Review of the Cambridge history of Ireland, Vol. III

Published in Issue 1 (January/February 2019), Letters, Volume 27

Sir,—In his review of volume III (1730–1880) of the Cambridgehistory of Ireland (HI 26.6, Nov./Dec. 2018), Timothy Murtagh faults itspredecessor, A new history of Ireland,on the grounds that it was more than ‘just a series of books’ but was ‘astatement by an entire generation of revisionist scholars’. If this is a fault,it could be made of any collaborative series and no doubt will eventually bemade of the Cambridge history. Dr Murtagh personifies that generation as T.W.Moody, R.B. McDowell and J.C. Beckett, whom he sees as a sort of historicalschool preoccupied with ‘high politics’, with the result that the chronologicaldivisions in the New historycorrespond to constitutional changes, particularly in the volume covering theeighteenth century, which begins with 1691.

Moody, McDowell and Beckett did not form a school, nor were they all preoccupied with high politics. Moody, having founded Irish Historical Studies in 1938 with R. Dudley Edwards and having been editor with him or, from 1958, with T. Desmond Williams, was doyen of the small world of Irish history, a networker and a fixer. His research interest was Fenianism and his magnum opus the early career of Davitt (hardly ‘high politics’). Beckett in Belfast, on the edge of that world, did collaborate with Moody on a two-volume history of the Queen’s University, but what may be more relevant here is that he was the teacher and mentor of Thomas Bartlett, the general editor of the Cambridge history of Ireland, when the latter was a student at Queen’s in the 1960s. Certainly McDowell wrote prolifically on high politics, but in contrast to Moody he was a loner; he took no interest in other historians’ work; he never read reviews of his own books; he belonged to the 1930s, not the 1960s. What must be acknowledged is that Moody was the progenitor, planner and organiser of the New history and, more importantly, did so as chairman of a board of editors and, in the early years, with a corps of researchers. By the time he died in 1984 only three of the nine volumes had appeared and responsibility passed to a younger generation of historians, who, contrary to Dr Murtagh’s statement, did attempt to integrate new research and this was a reason for delays in publication.

Criticism that publication of the New history came too long after the research was done and so the work is very old-fashioned is fair enough for some of the chapters in the volume covering the eighteenth century. But complaint of too much high politics is unwarranted. In every volume much space is given to what in the late 1960s (when the series was planned) was an innovation: treatment of economic, social and especially cultural history (thirteen of the twenty chapters in the eighteenth-century volume). Dr Murtagh commendably praises the Cambridge history for its treatment of such subjects. The range is greater than the editors of the New history might have imagined.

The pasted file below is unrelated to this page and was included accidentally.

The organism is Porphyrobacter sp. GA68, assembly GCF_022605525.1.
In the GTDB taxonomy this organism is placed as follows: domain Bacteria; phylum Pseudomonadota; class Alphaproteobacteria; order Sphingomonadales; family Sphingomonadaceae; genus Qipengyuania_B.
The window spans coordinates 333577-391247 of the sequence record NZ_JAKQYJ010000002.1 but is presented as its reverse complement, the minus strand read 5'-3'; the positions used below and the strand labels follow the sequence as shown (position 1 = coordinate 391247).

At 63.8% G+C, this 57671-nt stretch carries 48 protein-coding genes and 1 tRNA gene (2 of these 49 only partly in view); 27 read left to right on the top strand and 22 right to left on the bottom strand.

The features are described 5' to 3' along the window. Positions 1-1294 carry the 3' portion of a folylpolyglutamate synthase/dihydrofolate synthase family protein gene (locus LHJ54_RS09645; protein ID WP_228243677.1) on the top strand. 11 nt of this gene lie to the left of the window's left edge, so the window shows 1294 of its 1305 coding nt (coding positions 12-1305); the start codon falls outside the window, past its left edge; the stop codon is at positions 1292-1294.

Volume III of the Cambridge history of Ireland is not beyond criticism. The significances of the initial and terminal dates, 1730 and 1880, are not stated. The editor of the volume, James Kelly, in his chapter ‘The politics of Protestant ascendancy’, seems to be signalling 1730, Sir Ralph Gore’s first year as ‘undertaker’ of government business in the Irish house of commons, as the beginning of a new age. Was 1880 significant for being when, for the first time, a majority of Irish MPs were Catholics and when Parnell was elected leader of the home-rulers? Whatever the case, 12 of the 27 articles overlap one of these dates. Inexplicably, the sources that each contributor lists in alphabetical order at the end of the book under the title of his or her chapter are limited to those he or she has already cited in footnotes. Why they have to be repeated in this way and why there is not a more comprehensive list of the main sources appropriate for the subject, as is conventional, are mysteries. Giving the name of the publisher in each case is also unconventional, and curtailing the names of the authors cited is perverse. (The editors have become ‘T. Bartlett’ and ‘J. Kelly’; I have become ‘C. Woods’.) What is seriously lacking is a bibliography for each volume compiled by a historian with expertise, as in the case of volume III of the New history, where David Dickson’s systematic list of sources extends over 83 pages. The Cambridge history lacks also the sort of extensive reference material comprising volumes VIII and IX of its predecessor.

It is not unfair to point out that James Kelly, in his ‘Introduction: interpreting late early modern Ireland’, makes a blunder—on the very first page of the volume—in crediting the London printer Philip Luckombe as author of A tour through Ireland in several entertaining letters (1780) and as a reliable commentator on Ireland. In fact, as shown in an article by Susan Kroeg in Eighteenth-century Ireland xix (2004), this book was plagiarised from four earlier books and it is doubtful whether Luckombe ever visited Ireland.—Yours etc.,

Co. Kildare


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